The things I’d do to crunch leaves beneath my feet


(Notes from a journey)


I am relearning how to be a passenger –
how to travel alone on slick rails or the lumbering rumble of this near-empty bus,
pointed toward Madrid.

The clouds began to gather over the Mediterranean, light pushing us inland.
We pass places I will never see up close.
An old man pokes around with a cane under an olive tree.
Broken walls drown in the brush, or circle fortresses perched on cliffs,
edges smoothed by clouds.

Slowly twirling wind turbines march in lines over the hills.
Their smooth graceful lines make me taste imagined vertigo of a dream I had once:
clutching windmills,
or perhaps it was a book I read, or some carnival ride,
hanging on and trying not to vomit.

I will watch from an unheroic distance.
My coffee trembles in its
fragile paper cup.

I am relearning the art of contentment.
I am undoing the strings that slowly tug at my ribcage.
Being un-lonely when I am alone.
Un-craving solitude in crowded rooms.
Un-missing. Un-yearning.

 

 

 

I spent the weekend in Madrid. I planned the trip somewhat haphazardly at the last minute, to visit a fellow Fulbright friend. As it turns out, I picked the right weekend to go.

Without public education, a country without a future.

On Saturday there was a large manifestación, a protest against the deep cuts to the education budget here in Spain. Several of the teachers from my colegio came out from Alicante by bus, some bringing mothers or daughters, and I met up with them to walk from Atocha up to Sol – accompanied by over 68,000 teachers, parents, students, and other concerned individuals.

After leaving the protest, we passed the abandoned Madrid hotel that is currently “okupado.”

I have been following news regarding the Occupy Wall Street and other international protests, but only marginally and primarily in brief articles in Spanish. Personally, I don’t know if protests and encampments – especially without clear, reasonable objectives – are very effective vehicles of social change. Seeing the occupied hotel, it mostly seemed like an expression of frustration and a way to trade in mundane hardship for a shared adventure -though that is certainly appealing, it isn’t even possible for many people who are truly destitute, because they can’t afford a vacation from their responsibilities, no matter how well-intentioned. I just finished rereading Isabel Allende’s La Casa de los Espíritus, and there is a scene where Alba participates in a student occupation of a university building – but after a few days she gets sick and the adventure sours, and her socialist friends find out she is the privileged granddaughter of a conservative senator, when he comes to collect her in person and take her back to her cushy existence.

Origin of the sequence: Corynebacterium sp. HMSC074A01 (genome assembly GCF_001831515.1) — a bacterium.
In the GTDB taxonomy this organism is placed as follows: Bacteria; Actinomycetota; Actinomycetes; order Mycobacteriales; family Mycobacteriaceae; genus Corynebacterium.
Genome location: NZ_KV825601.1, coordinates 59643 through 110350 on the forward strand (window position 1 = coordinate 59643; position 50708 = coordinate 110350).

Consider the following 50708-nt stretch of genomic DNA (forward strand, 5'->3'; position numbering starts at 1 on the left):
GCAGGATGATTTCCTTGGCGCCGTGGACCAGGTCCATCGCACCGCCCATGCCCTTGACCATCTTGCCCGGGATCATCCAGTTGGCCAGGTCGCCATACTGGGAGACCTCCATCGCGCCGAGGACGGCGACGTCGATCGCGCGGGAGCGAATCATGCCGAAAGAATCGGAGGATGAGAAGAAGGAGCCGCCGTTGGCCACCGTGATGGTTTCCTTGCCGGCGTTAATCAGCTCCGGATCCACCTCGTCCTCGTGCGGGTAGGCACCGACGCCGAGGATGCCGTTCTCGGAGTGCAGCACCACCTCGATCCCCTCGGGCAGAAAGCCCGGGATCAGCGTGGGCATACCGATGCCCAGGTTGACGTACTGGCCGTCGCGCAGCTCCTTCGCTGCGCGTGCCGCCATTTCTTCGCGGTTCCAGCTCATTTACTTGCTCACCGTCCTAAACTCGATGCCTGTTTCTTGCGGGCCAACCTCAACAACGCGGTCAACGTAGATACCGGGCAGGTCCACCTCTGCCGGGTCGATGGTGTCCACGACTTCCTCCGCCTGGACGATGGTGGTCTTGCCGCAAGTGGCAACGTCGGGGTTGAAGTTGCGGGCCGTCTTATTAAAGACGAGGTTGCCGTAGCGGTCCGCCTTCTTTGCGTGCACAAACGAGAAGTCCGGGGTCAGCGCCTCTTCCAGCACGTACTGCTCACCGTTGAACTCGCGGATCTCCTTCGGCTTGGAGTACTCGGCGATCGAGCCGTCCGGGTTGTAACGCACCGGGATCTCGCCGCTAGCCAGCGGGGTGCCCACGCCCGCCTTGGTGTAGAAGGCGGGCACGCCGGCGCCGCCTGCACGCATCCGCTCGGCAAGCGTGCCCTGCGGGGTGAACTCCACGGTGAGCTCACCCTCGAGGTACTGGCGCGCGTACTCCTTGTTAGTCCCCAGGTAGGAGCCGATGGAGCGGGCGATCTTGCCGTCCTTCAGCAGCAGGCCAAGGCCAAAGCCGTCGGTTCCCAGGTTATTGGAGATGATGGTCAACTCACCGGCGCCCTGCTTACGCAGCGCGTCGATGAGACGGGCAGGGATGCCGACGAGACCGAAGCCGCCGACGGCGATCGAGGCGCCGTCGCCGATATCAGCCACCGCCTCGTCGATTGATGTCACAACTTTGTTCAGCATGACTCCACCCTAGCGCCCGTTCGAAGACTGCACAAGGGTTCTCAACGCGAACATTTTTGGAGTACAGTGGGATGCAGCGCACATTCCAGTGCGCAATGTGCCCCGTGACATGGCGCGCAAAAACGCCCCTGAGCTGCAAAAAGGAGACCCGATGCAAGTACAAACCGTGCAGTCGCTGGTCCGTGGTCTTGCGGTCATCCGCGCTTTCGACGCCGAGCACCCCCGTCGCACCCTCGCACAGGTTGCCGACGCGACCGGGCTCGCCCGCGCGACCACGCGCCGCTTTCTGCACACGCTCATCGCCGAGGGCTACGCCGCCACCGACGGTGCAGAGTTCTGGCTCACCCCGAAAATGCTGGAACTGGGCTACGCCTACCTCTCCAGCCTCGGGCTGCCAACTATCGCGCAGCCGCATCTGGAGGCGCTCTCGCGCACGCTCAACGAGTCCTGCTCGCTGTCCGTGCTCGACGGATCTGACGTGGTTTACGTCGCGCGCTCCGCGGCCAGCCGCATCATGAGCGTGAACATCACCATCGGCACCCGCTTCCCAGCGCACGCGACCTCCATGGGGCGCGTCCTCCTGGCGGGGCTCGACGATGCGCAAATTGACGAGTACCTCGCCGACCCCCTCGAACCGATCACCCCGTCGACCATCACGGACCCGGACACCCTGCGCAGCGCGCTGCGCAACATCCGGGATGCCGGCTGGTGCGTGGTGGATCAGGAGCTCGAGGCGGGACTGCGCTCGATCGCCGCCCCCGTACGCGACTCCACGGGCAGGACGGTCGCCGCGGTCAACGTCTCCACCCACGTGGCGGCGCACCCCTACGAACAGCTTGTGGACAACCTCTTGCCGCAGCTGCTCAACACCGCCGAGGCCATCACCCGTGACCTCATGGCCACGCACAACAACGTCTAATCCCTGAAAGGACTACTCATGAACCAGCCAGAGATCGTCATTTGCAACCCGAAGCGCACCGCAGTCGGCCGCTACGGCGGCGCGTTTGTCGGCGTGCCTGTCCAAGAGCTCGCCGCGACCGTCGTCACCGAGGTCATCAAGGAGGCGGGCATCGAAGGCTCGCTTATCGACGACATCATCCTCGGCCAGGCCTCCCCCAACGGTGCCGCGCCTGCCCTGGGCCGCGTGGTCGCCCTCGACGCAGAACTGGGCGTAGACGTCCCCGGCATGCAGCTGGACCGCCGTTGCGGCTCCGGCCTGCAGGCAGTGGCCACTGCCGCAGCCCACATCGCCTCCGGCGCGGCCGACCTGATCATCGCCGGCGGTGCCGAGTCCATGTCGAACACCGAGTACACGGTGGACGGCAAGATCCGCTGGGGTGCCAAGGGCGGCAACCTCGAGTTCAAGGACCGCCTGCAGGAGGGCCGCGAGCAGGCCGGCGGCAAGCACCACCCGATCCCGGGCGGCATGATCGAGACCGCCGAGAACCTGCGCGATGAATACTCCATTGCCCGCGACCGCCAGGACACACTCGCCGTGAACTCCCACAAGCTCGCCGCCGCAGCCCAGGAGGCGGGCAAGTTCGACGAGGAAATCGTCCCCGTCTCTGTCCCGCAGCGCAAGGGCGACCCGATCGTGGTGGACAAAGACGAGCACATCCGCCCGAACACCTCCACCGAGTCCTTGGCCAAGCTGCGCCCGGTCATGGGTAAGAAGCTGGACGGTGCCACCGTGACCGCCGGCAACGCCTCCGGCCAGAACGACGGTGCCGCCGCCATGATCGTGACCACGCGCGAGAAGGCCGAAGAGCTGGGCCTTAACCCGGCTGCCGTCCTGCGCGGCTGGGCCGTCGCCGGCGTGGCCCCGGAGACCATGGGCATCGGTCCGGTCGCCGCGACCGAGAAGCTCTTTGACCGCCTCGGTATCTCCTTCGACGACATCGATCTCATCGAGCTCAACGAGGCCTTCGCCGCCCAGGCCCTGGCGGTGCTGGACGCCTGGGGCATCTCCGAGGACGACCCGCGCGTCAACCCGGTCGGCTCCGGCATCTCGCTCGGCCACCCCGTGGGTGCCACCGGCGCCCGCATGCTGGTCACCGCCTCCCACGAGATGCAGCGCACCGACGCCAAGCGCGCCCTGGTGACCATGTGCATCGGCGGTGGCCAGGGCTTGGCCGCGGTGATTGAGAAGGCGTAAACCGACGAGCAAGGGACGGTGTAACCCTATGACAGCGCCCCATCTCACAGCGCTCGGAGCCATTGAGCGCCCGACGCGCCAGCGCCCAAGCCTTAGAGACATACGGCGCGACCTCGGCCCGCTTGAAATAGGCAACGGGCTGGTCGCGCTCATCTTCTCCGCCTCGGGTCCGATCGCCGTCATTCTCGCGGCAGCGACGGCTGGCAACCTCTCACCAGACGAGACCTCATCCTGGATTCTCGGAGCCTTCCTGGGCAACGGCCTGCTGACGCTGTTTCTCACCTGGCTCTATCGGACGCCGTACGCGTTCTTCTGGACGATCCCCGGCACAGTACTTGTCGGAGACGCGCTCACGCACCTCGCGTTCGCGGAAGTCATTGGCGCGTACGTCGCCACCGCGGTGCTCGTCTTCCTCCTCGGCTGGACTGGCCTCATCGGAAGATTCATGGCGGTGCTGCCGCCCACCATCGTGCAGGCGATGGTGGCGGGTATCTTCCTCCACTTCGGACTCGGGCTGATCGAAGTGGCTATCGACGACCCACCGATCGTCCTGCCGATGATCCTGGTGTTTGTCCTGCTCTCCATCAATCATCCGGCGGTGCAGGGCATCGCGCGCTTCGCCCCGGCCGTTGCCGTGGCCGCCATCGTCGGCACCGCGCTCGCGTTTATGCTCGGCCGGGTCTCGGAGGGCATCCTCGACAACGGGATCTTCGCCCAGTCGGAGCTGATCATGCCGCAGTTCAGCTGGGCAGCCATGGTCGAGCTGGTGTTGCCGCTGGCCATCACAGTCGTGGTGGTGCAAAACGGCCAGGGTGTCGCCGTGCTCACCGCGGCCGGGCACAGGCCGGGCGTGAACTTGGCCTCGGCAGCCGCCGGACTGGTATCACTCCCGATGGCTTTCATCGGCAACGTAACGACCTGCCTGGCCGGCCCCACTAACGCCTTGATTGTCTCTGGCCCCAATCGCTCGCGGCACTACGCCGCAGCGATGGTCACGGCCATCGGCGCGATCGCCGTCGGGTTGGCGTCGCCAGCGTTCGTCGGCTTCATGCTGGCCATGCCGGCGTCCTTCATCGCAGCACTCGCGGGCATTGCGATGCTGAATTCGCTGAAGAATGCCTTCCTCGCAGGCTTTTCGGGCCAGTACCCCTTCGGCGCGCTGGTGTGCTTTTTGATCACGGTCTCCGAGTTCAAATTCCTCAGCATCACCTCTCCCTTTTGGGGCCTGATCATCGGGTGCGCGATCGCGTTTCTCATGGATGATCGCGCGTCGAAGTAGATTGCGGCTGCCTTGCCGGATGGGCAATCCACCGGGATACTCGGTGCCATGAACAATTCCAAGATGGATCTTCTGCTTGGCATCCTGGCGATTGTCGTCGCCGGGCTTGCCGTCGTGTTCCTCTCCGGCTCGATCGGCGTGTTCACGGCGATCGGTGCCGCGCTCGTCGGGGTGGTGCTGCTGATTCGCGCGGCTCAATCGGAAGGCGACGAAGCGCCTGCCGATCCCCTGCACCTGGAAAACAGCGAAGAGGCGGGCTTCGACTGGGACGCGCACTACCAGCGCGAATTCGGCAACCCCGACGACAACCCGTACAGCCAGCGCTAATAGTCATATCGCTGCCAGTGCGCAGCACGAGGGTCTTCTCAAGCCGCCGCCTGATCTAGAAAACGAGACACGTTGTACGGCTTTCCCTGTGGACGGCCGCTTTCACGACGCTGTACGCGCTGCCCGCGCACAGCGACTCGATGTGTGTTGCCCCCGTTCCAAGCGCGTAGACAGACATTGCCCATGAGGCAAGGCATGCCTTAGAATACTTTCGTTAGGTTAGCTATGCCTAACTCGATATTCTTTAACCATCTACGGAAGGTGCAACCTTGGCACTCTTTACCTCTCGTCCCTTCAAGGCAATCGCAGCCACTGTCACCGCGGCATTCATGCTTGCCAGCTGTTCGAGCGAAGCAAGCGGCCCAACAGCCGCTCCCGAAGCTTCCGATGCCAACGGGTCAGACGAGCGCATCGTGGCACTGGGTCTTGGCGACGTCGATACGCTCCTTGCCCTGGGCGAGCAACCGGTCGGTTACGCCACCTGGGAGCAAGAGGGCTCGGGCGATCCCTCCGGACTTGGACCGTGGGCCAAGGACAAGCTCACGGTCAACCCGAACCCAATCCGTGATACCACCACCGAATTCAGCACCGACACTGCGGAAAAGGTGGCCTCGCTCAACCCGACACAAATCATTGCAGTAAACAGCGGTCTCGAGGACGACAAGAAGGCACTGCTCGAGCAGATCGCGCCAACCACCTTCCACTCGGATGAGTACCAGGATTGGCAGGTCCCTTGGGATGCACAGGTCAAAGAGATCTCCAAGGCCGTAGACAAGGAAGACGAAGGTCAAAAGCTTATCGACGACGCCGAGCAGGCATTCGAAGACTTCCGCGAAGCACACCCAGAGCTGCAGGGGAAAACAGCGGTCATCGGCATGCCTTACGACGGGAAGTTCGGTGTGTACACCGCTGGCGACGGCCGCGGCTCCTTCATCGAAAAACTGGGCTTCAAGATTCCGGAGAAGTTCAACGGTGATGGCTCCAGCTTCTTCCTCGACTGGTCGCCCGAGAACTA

With that said, I certainly support anyone’s right to peacefully protest – and hearing reports of violence against protesters (at home or abroad) gets me riled up.

Anyway. Where was I?

 

Meanwhile, we stepped off our soapboxes to go on many Madrid adventures – food in a Mexican Restaurant. Buying cheap colorful tights and then leaving them in a different store. A surprise birthday party for a fellow Fulbrighter. Ethnic food and American whiskey. Tapas at El Tigre. Dancing in various Madrid locations. Chocolate con Churros. A trip to the Rastro where I finally broke down and bought a jacket.